“Crucifixion”, Matthias Grunewald – overview
- Posted by Matthias Grunewald
- Museum: Unterlinden Museum (Colmar)
- Year: Between 1510 and 1515
Overview of the painting :
Crucifixion – Matthias Grunewald. The central part of the Isenheim altar.
The Crucifixion is part of the altar, the most famous surviving work of Matthias Grunewald, the brightest representative of the German Renaissance.
The order to create the altar came from the Order of the Antonites, a religious fraternity whose main task was to nursing and treat patients. Altar became the central work in the Isenheim Monastery. Researchers cannot tell the exact time of writing the work. The scene of the crucifixion of Jesus Christ Grunewald was depicted on the outer turn of the altar, in the middle. That is, basically the worshipers saw Christ, since in most cases the altar was in closed form, and they turned it only on certain religious holidays.
It is noteworthy that the “Crucifixion” is the largest picture in size, written in this plot among all similar works by the brush of European painters.
But not only size is Grunewald’s main achievement in this work. Never before was the scene on Calvary portrayed so dramatic and emotional. Death here is not so high (in its meaning) as painful and terrible. And the loved ones of Jesus are not at all humble and quiet in their sorrow – they are shocked, they literally faint.
The limbs of Christ are tormented by nails. Hands in pain are turned with palms to the sky, twisted and frozen in the last agony. The crown of thorns on Jesus’ head is larger than usual to see the viewer on other canvases, icons or crucifixes. Therefore, involuntarily the look goes over to the face of Christ – his face is exhausted, covered with blood, and the mortal blue has already touched his lips. On the body of the martyr you can notice terrible purulent abscesses.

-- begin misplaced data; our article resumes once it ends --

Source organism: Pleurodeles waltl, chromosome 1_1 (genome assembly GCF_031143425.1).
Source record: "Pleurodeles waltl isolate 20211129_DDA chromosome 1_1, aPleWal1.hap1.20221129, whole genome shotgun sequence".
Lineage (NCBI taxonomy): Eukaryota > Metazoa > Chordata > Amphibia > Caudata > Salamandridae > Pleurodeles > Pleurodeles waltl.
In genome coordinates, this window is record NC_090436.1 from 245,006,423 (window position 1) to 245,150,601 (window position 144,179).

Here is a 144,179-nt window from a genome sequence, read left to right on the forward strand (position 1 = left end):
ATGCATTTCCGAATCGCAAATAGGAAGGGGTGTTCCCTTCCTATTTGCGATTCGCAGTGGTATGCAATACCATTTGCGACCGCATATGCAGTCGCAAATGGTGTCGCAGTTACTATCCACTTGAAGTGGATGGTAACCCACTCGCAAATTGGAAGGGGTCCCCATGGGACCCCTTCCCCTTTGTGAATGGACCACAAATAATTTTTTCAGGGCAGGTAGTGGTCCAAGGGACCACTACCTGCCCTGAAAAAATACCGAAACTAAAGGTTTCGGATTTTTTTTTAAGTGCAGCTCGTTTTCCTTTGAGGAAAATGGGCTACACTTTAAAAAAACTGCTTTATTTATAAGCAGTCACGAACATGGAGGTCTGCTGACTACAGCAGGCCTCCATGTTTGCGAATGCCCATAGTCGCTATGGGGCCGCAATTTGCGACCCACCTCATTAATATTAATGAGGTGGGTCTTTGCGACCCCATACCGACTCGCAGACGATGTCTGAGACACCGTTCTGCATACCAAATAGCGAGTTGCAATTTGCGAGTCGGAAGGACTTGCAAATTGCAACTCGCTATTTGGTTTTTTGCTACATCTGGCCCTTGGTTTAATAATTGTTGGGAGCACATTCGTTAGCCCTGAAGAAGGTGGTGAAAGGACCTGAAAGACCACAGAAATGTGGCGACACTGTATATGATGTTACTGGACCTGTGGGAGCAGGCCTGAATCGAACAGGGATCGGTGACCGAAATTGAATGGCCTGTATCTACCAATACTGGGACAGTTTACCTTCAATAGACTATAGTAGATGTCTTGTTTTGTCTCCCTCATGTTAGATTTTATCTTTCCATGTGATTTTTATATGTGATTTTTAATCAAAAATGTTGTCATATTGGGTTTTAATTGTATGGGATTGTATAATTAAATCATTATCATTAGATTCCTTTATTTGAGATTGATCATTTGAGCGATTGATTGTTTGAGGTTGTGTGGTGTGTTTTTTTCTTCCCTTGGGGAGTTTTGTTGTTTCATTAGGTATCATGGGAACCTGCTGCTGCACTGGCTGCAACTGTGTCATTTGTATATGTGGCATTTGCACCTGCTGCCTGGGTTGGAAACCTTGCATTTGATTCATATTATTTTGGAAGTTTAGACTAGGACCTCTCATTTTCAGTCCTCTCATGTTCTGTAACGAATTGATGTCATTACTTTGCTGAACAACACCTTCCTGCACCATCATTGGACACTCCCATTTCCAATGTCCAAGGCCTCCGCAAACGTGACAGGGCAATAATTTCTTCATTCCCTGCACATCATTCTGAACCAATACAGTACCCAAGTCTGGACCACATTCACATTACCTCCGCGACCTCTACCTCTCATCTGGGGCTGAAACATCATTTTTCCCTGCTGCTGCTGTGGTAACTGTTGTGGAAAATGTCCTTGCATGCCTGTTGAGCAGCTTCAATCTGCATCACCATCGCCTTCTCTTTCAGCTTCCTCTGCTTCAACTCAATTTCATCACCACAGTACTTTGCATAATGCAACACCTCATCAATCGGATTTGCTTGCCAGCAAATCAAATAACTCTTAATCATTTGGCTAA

Following the canons, the Mother of God left the master on the left side of the crucified son, but the Virgin Mary does not grieve – she literally fainted from the suffering experienced. A thorough study of the picture showed that Grunewald rewritten the figure of Our Lady many times, but dwelled on the most dramatic version (in the early versions, she looks at her son with her hands folded in the prayer). The lost feelings of Mary was picked up by the apostle John – he is one of all not looking at the crucified. You can also not help feeling the extreme despair of Maria Magdalina, who pulls her folded hands to Jesus.
In the picture you can see John the Baptist, although by that time he was no longer alive, and he could not be a witness to this dramatic scene. This is an iconographic canon denoting the continuity of John and Christ.
Why did Grunewald so shockingly accurately depict the man who accepted death through crucifixion? The artist wanted to arouse compassion in the viewer, so that every parishioner would feel the New Testament tragedy with all the emotional intensity. This is the exact visual embodiment of the plot familiar to believers, sometimes turning into a kind of faceless formula, “Christ on the Cross.”. Looking at the work of Grunewald, one can accurately feel both pain and despair, and inhuman torment, and the sadism of the executioners.